Many great advancements are born in Livermore's laboratories, but the city's greatest gifts to the world might have come from the garage of a plumber, the efforts of a retired firefighter and the tender hearts of some local pool and spa professionals.

About 15 years ago, after volunteering on an Assist International aid trip delivering supplies to an orphanage in Romania, Livermore resident Jim Stunkel was hooked. Assist International provides aid and construction projects in impoverished areas throughout the world.

The longtime Livermore resident was working as a battalion chief with the San Jose Fire Department at the time. Stunkel began using his vacation time to go on more aid trips around the world. A couple years ago he retired as a firefighter in order to work for Assist International.

On an aid trip to Haiti after the devastating quake in 2010, Jim brought his plumber friend, Andy Pierce, a former Livermore resident. On the trip, they met up with a group from Livermore's Cornerstone Fellowship (www.contracostatimes.com/ci_16975226) that was constructing an orphanage. Pierce volunteered to stay in Haiti longer to help out with the orphanage.

They built a rainwater catchment system, but the hand pump they had for pumping water into a tank in the attic was inadequate. There was no electricity and no budget for a generator or solar power. Pierce began researching solutions.

Meanwhile, Stunkel kept facing similar problems during African aid trips: No way to move lifesaving water for crops, drinking and washing. Everywhere he went in Africa, villagers were carrying heavy buckets of water from low-lying marshes and lakes. The dry season, which lasts about nine months in many parts of Africa, meant no crops for farmers for much of the year. What little they could grow, they had to water by bucket from low-lying marshes. Stunkel saw women spending hours scouring the dry ground just to find individual rice kernels that might have been left behind after harvest. He knew from years of volunteering in Africa that food scarcity inflamed violence and wars in addition to leaving millions hungry.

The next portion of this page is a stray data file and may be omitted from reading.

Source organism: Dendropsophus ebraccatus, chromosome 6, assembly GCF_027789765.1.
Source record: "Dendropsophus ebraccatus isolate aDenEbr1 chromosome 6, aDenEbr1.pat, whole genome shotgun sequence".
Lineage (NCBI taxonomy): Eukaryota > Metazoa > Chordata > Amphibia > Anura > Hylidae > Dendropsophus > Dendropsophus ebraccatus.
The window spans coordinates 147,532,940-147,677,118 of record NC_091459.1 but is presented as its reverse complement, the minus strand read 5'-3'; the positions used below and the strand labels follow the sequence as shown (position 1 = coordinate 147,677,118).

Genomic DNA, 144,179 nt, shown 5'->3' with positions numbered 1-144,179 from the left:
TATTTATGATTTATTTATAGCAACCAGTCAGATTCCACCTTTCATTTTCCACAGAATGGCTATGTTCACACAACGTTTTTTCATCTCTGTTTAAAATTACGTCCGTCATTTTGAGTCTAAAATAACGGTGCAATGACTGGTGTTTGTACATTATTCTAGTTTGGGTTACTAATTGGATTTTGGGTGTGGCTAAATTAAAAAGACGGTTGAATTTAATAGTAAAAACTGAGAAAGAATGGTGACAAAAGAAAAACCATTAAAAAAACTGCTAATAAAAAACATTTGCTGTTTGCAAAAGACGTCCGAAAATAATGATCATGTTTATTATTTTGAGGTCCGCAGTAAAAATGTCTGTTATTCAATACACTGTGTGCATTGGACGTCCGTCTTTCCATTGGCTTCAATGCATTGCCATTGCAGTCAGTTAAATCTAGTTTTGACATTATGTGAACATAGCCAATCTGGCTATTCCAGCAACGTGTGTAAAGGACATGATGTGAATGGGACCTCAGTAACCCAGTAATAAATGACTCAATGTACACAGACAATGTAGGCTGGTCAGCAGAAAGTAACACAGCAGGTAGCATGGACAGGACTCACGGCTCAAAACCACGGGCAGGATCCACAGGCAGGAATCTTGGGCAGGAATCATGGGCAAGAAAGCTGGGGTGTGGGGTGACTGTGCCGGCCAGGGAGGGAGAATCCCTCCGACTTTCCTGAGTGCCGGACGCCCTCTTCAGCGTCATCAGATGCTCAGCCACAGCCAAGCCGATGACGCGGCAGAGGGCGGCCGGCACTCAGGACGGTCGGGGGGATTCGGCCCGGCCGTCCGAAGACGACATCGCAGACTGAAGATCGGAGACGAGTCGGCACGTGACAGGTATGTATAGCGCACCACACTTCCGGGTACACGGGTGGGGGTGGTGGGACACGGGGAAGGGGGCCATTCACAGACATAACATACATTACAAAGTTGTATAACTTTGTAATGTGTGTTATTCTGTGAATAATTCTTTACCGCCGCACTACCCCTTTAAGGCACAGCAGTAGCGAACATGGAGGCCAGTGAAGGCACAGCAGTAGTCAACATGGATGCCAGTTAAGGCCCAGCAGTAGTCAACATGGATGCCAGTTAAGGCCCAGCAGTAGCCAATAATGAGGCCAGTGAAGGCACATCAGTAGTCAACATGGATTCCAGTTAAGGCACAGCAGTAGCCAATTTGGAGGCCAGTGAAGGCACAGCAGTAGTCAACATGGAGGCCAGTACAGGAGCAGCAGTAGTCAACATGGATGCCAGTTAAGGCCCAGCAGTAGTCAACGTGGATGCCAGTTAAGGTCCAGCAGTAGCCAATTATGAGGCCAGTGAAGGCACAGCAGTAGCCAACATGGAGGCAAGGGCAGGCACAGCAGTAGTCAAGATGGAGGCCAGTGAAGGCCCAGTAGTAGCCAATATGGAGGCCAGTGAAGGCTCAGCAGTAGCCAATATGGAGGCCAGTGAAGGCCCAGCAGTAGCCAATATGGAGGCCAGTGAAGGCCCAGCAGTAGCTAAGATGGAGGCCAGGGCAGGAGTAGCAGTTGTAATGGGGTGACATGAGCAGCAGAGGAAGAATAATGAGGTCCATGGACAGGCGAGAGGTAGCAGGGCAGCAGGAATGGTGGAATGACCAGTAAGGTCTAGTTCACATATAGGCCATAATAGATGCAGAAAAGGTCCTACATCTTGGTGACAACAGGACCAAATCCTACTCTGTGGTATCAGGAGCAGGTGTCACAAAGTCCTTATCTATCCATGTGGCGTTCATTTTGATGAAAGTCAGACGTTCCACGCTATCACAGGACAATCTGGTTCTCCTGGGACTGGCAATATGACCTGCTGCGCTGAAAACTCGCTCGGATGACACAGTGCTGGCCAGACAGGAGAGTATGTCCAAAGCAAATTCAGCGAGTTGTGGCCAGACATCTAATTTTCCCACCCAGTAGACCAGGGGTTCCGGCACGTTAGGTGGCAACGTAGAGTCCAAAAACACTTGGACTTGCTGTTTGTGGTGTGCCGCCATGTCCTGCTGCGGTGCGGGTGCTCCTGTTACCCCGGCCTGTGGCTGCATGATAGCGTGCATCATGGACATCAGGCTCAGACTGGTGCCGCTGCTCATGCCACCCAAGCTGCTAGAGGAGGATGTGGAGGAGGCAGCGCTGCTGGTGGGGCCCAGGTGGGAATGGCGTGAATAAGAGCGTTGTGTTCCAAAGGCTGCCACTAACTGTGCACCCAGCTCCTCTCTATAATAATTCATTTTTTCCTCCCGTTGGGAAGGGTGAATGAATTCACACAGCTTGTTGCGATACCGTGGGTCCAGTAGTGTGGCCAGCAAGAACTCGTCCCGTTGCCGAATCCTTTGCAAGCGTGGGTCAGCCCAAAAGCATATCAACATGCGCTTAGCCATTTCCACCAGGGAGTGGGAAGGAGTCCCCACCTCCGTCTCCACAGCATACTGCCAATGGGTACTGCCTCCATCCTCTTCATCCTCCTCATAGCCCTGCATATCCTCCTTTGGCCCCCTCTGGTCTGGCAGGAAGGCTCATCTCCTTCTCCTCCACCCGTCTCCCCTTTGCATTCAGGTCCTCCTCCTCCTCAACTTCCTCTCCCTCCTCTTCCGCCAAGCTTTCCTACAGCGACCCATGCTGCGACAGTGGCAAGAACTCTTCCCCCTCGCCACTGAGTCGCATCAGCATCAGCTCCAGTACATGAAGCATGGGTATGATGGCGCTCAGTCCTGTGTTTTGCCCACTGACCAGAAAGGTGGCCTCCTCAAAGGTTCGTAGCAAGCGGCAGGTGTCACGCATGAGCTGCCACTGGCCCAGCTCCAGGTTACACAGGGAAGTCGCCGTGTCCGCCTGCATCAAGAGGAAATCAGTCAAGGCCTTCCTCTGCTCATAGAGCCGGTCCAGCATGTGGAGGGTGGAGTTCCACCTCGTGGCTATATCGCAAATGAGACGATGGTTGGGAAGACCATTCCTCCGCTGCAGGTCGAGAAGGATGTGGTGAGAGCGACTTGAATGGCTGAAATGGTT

A few weeks after their trip to Haiti, Stunkel received a call from Pierce telling him he had solved the water pump problem.

"He told me he had built a pump that you can ride like a stationary exercise bike. I said, bring me one of those and come with me to Uganda. We'll install it in a village." Stunkel saw the implications of what Pierce had built, not just because it could be run by a bicycle or a motorcycle, but because of the source of the pump: a discarded swimming pool pump.

"There's tens of thousands of swimming pools in California alone," said Stunkel.

A swimming pool pump runs on an electric motor, which is usually the part that goes bad. In most cases, if the electric motor goes bad, the mechanical part of the pump is recycled or thrown away as well. The whole pump unit is replaced with a newer, more efficient, quieter model. Pierce just needed the drive shaft and the mechanical portion of the pump.

Stunkel notes that there are other manual pumps, but he says that the bicycle-powered pool pump beats them in head-to-head testing. The standard right now is "MoneyMaker" out of San Francisco, he said. The "Money-maker" is powered by stepping on a stair master-style machine which powers a pump.

"After 10 minutes, you can ride a bike and you can't be on a stair machine. We've tested these side by side. This will produce from four to 10 times the amount of water, because not only does this work wonderful on a bicycle, but it adapts to a motorcycle or scooter," Stunkel said.

Stunkel set up a trial run in a remote village in Uganda, and a farmer paid $10 down in a microloan program in order to purchase the machine for $60, money which can help fund more pumps.

"It has changed his whole livelihood. He made less than a dollar a day. He's quadrupled his income. He can afford to send his kids to school."

Stunkel and Pierce, now working full time for Assist International, are scrambling to keep up with demand. They have orders for hundreds of pumps in several African countries. They gave a presentation on the idea to the an area group of pool and spa professionals, asking them if they could donate the old water pumps they collect instead of throwing them away or recycling them. As a nonprofit, Assist International could give them a tax write-off.

The servicemen have responded to the call. They now drop old water pumps in collection bins placed in area pool supply and service businesses. Stunkel says they hope to have 1,000 pumps by the end of the year. When the pool and spa professionals were updated on what a big impact the pumps were having, they donated $1,000 to help pay for the cost of assembling and shipping the pumps.

The Celebration Riders, a Livermore biker group, has recently volunteered to disassemble and clean the collected pool pumps, which are then sent to a welding shop in Uganda to be mounted to a frame.

"It costs us $325 to do a pump package. You need hose, pipe, fittings, frame and welding. You need to ship it to Africa and truck it to the village. If someone wants to sponsor a pump, they can make a donation to sponsor a pump and we'll get it installed," Stunkel said. For more information, visit www.assistproject41.org.

Contact Patrick Brown at pbrown@bayarea- newsgroup.com.